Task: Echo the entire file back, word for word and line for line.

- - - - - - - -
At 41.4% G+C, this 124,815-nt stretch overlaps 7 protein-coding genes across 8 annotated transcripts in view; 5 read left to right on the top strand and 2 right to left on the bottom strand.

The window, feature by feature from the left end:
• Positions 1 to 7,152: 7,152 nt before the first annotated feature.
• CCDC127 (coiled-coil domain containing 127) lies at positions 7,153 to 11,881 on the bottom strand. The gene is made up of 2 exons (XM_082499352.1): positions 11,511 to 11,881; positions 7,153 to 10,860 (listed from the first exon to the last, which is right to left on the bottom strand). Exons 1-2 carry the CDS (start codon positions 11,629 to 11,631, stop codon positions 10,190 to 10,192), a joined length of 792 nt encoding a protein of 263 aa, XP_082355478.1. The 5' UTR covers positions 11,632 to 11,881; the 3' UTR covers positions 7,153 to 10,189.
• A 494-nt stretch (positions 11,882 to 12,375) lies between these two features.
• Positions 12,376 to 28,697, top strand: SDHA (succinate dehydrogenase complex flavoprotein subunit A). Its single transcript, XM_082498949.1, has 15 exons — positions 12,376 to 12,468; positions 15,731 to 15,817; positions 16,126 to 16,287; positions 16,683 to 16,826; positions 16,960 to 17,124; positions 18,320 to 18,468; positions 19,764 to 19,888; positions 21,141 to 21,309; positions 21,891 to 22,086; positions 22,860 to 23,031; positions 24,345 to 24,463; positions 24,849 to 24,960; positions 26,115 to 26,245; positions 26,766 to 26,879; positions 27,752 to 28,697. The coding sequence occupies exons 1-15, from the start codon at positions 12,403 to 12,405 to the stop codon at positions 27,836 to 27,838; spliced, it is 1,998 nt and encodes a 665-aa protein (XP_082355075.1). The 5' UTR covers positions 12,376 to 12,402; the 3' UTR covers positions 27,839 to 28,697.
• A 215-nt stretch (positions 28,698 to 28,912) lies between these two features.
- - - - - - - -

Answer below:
At 41.4% G+C, this 124,815-nt stretch overlaps 7 protein-coding genes across 8 annotated transcripts in view; 5 read left to right on the top strand and 2 right to left on the bottom strand.

The window, feature by feature from the left end:
• Positions 1 to 7,152: 7,152 nt before the first annotated feature.
• CCDC127 (coiled-coil domain containing 127) lies at positions 7,153 to 11,881 on the bottom strand. The gene is made up of 2 exons (XM_082499352.1): positions 11,511 to 11,881; positions 7,153 to 10,860 (listed from the first exon to the last, which is right to left on the bottom strand). Exons 1-2 carry the CDS (start codon positions 11,629 to 11,631, stop codon positions 10,190 to 10,192), a joined length of 792 nt encoding a protein of 263 aa, XP_082355478.1. The 5' UTR covers positions 11,632 to 11,881; the 3' UTR covers positions 7,153 to 10,189.
• A 494-nt stretch (positions 11,882 to 12,375) lies between these two features.
• Positions 12,376 to 28,697, top strand: SDHA (succinate dehydrogenase complex flavoprotein subunit A). Its single transcript, XM_082498949.1, has 15 exons — positions 12,376 to 12,468; positions 15,731 to 15,817; positions 16,126 to 16,287; positions 16,683 to 16,826; positions 16,960 to 17,124; positions 18,320 to 18,468; positions 19,764 to 19,888; positions 21,141 to 21,309; positions 21,891 to 22,086; positions 22,860 to 23,031; positions 24,345 to 24,463; positions 24,849 to 24,960; positions 26,115 to 26,245; positions 26,766 to 26,879; positions 27,752 to 28,697. The coding sequence occupies exons 1-15, from the start codon at positions 12,403 to 12,405 to the stop codon at positions 27,836 to 27,838; spliced, it is 1,998 nt and encodes a 665-aa protein (XP_082355075.1). The 5' UTR covers positions 12,376 to 12,402; the 3' UTR covers positions 27,839 to 28,697.
• A 215-nt stretch (positions 28,698 to 28,912) lies between these two features.